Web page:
The trouble with happiness

 

“I think it’s so foolish for people to want to be happy. Happy is so momentary–you’re happy for an instant and then you start thinking again. Interest is the most important thing in life; happiness is temporary, but interest is continuous.”

― Georgia O’Keeffe

Tentatively, Pete weights the V-thread he’s just made in a two-foot-square patch of ice, the only patch solid enough to trust in the eight metres of ice we’ve both just climbed. Lowering, he strips the ice screws from below and joins me at the belay. We look up a final time, photograph the pitch in our minds, and descend. Already our thoughts are fixed on a single thing: when will we get another chance?
From the glacier, vast and featureless and giving nothing to measure or gain perspective from, the pitch we just failed to climb had looked short and easy. We’d expected an ice step a few moves long, making the novice error of assuming that mountains are as small as they look. Instead we found overhung sweeps of icicle insanity, too hard to be a reasonable proposition with the lightweight rack we’re carrying. We both got as close as we dared though, both let the idea of climbing a pitch like that in a place like this get under our skin. I, less skilled on ice, was ready to admit defeat. An ice filled winter has made Pete ready, however, and he accepts the challenge, he votes to carry the gauntlet. We will be back.
We ski slowly back to our tent, turning to look, enjoying what is now a sunny morning. A week and a half in Alaska and this is our first bright day. Hopefully it won’t be the last.

It took months to plan this trip, to make it happen. Expeditions are like that; even when the line to be climbed is unknown, the climb itself begins months before crampons touch snow. The will to be there, to keep going, to struggle onward and upward is seeded and seated for a long time beforehand. Some people can’t stand the planning, but I love it. Searching for maps, looking on Google Earth for any possible beta, reading reports and booking transport; it’s all part of the process and I lap it up gladly. It comes with its own special stress, of course; we found out last minute that we’d have to change our objective, and almost failed to get to our range at all, but it all came together in the end. Even with such worries, the chosen stress of working towards an objective has a different nature than that of daily life. It feels somehow worth it.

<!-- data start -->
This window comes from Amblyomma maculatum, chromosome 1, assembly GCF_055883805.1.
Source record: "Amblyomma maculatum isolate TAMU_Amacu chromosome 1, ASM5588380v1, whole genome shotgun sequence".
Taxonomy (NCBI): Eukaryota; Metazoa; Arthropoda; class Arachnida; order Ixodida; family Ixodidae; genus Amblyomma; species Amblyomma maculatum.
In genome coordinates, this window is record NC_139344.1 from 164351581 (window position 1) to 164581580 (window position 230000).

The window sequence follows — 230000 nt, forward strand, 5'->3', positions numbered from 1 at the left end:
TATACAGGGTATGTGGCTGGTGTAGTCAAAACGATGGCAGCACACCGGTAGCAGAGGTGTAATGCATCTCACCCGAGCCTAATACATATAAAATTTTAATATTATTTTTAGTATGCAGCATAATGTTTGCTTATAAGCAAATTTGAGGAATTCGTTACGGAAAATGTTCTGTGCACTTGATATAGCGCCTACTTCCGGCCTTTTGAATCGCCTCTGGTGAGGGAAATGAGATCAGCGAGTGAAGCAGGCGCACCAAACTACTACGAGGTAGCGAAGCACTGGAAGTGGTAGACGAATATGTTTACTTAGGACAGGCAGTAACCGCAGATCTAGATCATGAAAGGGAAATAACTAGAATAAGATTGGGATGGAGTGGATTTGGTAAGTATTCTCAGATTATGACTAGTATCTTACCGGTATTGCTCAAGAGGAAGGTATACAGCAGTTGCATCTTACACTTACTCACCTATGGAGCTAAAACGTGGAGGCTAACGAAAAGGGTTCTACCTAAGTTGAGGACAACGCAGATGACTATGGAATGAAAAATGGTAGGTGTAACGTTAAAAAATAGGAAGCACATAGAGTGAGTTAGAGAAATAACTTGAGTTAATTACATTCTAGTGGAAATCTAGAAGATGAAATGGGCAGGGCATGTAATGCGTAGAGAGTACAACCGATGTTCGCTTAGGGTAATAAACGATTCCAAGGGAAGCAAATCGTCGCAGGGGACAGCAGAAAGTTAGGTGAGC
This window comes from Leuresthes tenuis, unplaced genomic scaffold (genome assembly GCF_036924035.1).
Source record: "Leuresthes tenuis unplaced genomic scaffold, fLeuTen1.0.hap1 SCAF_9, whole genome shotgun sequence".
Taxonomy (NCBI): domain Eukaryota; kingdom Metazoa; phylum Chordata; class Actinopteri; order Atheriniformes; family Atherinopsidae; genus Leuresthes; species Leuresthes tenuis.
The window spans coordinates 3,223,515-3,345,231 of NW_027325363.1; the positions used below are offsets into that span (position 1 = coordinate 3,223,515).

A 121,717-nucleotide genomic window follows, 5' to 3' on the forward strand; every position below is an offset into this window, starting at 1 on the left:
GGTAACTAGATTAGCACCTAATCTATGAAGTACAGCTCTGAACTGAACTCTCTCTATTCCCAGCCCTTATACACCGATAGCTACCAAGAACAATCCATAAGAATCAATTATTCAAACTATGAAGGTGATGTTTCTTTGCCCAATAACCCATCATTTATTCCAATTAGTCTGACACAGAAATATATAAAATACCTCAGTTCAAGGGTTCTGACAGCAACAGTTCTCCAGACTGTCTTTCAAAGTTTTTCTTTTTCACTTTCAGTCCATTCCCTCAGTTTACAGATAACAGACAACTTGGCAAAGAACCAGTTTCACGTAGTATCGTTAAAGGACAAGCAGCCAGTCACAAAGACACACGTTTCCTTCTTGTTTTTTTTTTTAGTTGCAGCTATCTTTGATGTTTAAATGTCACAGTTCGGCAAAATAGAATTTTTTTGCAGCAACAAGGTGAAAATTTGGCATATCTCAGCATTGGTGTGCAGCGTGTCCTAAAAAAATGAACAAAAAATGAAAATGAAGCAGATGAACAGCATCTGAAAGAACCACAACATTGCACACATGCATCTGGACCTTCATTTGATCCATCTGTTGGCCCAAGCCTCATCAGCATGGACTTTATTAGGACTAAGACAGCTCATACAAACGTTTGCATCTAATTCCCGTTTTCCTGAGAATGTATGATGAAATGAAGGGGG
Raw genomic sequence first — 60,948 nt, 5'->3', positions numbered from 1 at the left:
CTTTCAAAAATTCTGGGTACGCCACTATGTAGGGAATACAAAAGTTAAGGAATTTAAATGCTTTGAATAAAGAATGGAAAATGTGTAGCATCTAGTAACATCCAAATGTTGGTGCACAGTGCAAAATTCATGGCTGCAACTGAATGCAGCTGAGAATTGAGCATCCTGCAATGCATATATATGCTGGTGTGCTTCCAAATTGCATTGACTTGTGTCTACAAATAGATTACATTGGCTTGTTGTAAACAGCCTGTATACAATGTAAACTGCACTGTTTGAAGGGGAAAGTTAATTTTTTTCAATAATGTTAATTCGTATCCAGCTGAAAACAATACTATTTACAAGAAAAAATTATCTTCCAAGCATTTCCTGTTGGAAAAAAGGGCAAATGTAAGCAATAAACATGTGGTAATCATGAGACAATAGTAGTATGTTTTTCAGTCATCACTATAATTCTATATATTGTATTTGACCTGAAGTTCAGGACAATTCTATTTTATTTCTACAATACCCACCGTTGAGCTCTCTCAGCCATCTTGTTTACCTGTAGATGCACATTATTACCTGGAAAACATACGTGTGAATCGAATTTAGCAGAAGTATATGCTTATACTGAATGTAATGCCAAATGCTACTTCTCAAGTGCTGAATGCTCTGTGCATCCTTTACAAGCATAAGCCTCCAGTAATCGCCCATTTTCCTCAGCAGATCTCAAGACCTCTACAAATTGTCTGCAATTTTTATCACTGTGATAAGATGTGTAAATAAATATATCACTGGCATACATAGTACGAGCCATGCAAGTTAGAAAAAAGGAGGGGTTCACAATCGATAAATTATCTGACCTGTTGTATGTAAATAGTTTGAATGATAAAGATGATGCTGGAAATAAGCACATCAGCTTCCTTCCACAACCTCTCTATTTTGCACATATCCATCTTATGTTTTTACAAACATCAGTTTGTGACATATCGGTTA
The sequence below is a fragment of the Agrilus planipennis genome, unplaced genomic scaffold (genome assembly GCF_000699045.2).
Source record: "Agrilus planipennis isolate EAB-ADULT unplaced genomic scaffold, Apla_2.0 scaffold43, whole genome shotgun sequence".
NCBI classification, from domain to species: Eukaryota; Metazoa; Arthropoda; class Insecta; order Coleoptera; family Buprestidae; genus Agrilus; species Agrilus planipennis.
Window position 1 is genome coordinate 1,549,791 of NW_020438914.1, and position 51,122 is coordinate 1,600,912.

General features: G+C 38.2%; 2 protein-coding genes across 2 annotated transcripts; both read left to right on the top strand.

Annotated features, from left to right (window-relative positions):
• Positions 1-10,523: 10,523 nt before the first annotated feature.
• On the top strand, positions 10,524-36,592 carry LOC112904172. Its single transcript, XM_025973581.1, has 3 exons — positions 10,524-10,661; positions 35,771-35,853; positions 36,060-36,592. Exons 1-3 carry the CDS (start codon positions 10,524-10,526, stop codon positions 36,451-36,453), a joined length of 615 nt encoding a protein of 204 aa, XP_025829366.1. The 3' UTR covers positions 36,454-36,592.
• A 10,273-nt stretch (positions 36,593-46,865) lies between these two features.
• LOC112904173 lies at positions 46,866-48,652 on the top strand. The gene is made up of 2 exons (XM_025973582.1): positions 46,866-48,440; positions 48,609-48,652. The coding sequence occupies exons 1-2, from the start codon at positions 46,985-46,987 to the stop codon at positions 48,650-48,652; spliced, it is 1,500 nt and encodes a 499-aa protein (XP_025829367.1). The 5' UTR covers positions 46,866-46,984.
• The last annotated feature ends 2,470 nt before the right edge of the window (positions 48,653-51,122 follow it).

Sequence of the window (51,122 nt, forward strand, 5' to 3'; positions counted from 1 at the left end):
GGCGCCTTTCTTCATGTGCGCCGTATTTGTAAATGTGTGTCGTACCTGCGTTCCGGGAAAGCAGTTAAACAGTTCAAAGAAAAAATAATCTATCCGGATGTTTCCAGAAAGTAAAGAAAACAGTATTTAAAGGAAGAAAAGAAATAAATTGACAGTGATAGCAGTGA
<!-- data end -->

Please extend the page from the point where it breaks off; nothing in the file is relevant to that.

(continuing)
Pete wearing the gauntlet
Pete wearing the gauntlet

A few stormy days later we wake before sunrise, glad we retreated, glad we didn’t have to descend from high in a blizzard. This time we’re armed with a large rack, food for more than a day, and a burning will born out of having tasted the unknowable, the unseeable. We follow footsteps blown to a blur and all of a sudden the days that passed seem distant. Pete wears the gauntlet well and when the time is right I wear it too, rising together and knowing and seeing. We’re right that we can and we do, until all that remains is to come down, which we do too; slowly, painstakingly, gladly.
Back on the flat we gorge and drink and talk in our palace of a tent, and within days or perhaps hours we peer towards the mountain once again. Joy, so transitory, has passed. But interest, the eternal, remains and makes itself well known. For what little we have seen, a mass remains undiscovered, and we wonder at what else we might find. But unknown it will stay: good weather is illusive in the Revelation mountains and to climb two routes in three weeks seems a bit of a big ask.
But we couldn’t ask for more.

It would be a lie to say that I didn’t value the whispers of happiness that were met along the way, but the true reward was coloured otherwise. It was gratifying to climb our route but all the while the mountain stayed itself, uncaring stone subject of awe and aspiration that it is, a summit a symbol; of completion and little else. It doesn’t always go as it did, but uncompleted climbs aren’t necessarily unsuccessful. In climbing or otherwise, true success can be measured in the journey, the reward hides in the tale.
If climbing was just brief moments stood shivering on summits we probably wouldn’t bother, but climbing is discovery and so we do. We discover that the world holds far more unknown than we could ever begin to uncover. We discover that sometimes we can, and that sometimes we can’t. But most of all we discover that being interested in something and pursuing that interest breeds more of it, and that therein lies purpose in itself.
Storm or sun I want to be in the mountains, peering around corners that hide small truths, always searching for bigger corners. Whether I reach the top or not means a lot less to me than seeing what lies in the middle. I am interested in what lies ahead, and that is reason enough to go there.

“Whether you succeed or not is irrelevant, there is no such thing. Making your unknown known is the important thing–and keeping the unknown always beyond you.”

― Georgia O’Keeffe

The line of 'The hoar of Babylon'. A streak of known in a mass of unknowable.
The line of ‘The hoar of Babylon’. A streak of known in a mass of unknowable.

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